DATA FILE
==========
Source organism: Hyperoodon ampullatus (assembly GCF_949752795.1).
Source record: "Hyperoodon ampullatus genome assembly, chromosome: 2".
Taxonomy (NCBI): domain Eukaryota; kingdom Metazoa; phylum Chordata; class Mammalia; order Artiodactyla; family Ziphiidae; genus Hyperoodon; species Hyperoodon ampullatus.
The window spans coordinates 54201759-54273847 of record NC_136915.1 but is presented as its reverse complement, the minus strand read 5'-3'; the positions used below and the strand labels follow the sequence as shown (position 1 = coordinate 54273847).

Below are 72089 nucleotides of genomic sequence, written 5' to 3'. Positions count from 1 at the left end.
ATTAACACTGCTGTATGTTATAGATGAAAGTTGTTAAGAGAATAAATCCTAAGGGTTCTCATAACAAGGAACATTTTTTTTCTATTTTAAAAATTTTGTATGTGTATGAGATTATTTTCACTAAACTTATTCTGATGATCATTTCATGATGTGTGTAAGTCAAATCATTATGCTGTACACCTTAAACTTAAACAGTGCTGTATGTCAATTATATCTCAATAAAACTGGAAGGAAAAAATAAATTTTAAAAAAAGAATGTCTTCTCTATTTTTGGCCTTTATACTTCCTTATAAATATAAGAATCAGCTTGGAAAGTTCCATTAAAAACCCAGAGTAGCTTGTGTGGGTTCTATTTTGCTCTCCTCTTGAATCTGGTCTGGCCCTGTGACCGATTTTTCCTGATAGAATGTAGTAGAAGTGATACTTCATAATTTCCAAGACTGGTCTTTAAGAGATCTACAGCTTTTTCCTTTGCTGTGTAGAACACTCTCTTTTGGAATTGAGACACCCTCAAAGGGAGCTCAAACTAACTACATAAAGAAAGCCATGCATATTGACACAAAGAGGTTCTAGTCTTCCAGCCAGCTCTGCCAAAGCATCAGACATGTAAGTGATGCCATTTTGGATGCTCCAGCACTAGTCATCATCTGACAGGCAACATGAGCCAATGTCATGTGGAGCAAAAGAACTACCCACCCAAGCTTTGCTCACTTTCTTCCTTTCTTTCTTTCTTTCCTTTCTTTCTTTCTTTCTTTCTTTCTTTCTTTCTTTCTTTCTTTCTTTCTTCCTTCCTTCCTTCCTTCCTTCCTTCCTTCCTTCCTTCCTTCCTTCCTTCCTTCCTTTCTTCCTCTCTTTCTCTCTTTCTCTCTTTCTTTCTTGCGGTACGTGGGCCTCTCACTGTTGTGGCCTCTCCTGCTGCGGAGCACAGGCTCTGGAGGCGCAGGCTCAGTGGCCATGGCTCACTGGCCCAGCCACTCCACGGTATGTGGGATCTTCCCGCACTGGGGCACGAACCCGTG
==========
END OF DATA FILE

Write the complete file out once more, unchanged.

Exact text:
Source organism: Hyperoodon ampullatus (assembly GCF_949752795.1).
Source record: "Hyperoodon ampullatus genome assembly, chromosome: 2".
Taxonomy (NCBI): domain Eukaryota; kingdom Metazoa; phylum Chordata; class Mammalia; order Artiodactyla; family Ziphiidae; genus Hyperoodon; species Hyperoodon ampullatus.
The window spans coordinates 54201759-54273847 of record NC_136915.1 but is presented as its reverse complement, the minus strand read 5'-3'; the positions used below and the strand labels follow the sequence as shown (position 1 = coordinate 54273847).

Below are 72089 nucleotides of genomic sequence, written 5' to 3'. Positions count from 1 at the left end.
ATTAACACTGCTGTATGTTATAGATGAAAGTTGTTAAGAGAATAAATCCTAAGGGTTCTCATAACAAGGAACATTTTTTTTCTATTTTAAAAATTTTGTATGTGTATGAGATTATTTTCACTAAACTTATTCTGATGATCATTTCATGATGTGTGTAAGTCAAATCATTATGCTGTACACCTTAAACTTAAACAGTGCTGTATGTCAATTATATCTCAATAAAACTGGAAGGAAAAAATAAATTTTAAAAAAAGAATGTCTTCTCTATTTTTGGCCTTTATACTTCCTTATAAATATAAGAATCAGCTTGGAAAGTTCCATTAAAAACCCAGAGTAGCTTGTGTGGGTTCTATTTTGCTCTCCTCTTGAATCTGGTCTGGCCCTGTGACCGATTTTTCCTGATAGAATGTAGTAGAAGTGATACTTCATAATTTCCAAGACTGGTCTTTAAGAGATCTACAGCTTTTTCCTTTGCTGTGTAGAACACTCTCTTTTGGAATTGAGACACCCTCAAAGGGAGCTCAAACTAACTACATAAAGAAAGCCATGCATATTGACACAAAGAGGTTCTAGTCTTCCAGCCAGCTCTGCCAAAGCATCAGACATGTAAGTGATGCCATTTTGGATGCTCCAGCACTAGTCATCATCTGACAGGCAACATGAGCCAATGTCATGTGGAGCAAAAGAACTACCCACCCAAGCTTTGCTCACTTTCTTCCTTTCTTTCTTTCTTTCCTTTCTTTCTTTCTTTCTTTCTTTCTTTCTTTCTTTCTTTCTTTCTTTCTTCCTTCCTTCCTTCCTTCCTTCCTTCCTTCCTTCCTTCCTTCCTTCCTTCCTTCCTTTCTTCCTCTCTTTCTCTCTTTCTCTCTTTCTTTCTTGCGGTACGTGGGCCTCTCACTGTTGTGGCCTCTCCTGCTGCGGAGCACAGGCTCTGGAGGCGCAGGCTCAGTGGCCATGGCTCACTGGCCCAGCCACTCCACGGTATGTGGGATCTTCCCGCACTGGGGCACGAACCCGTG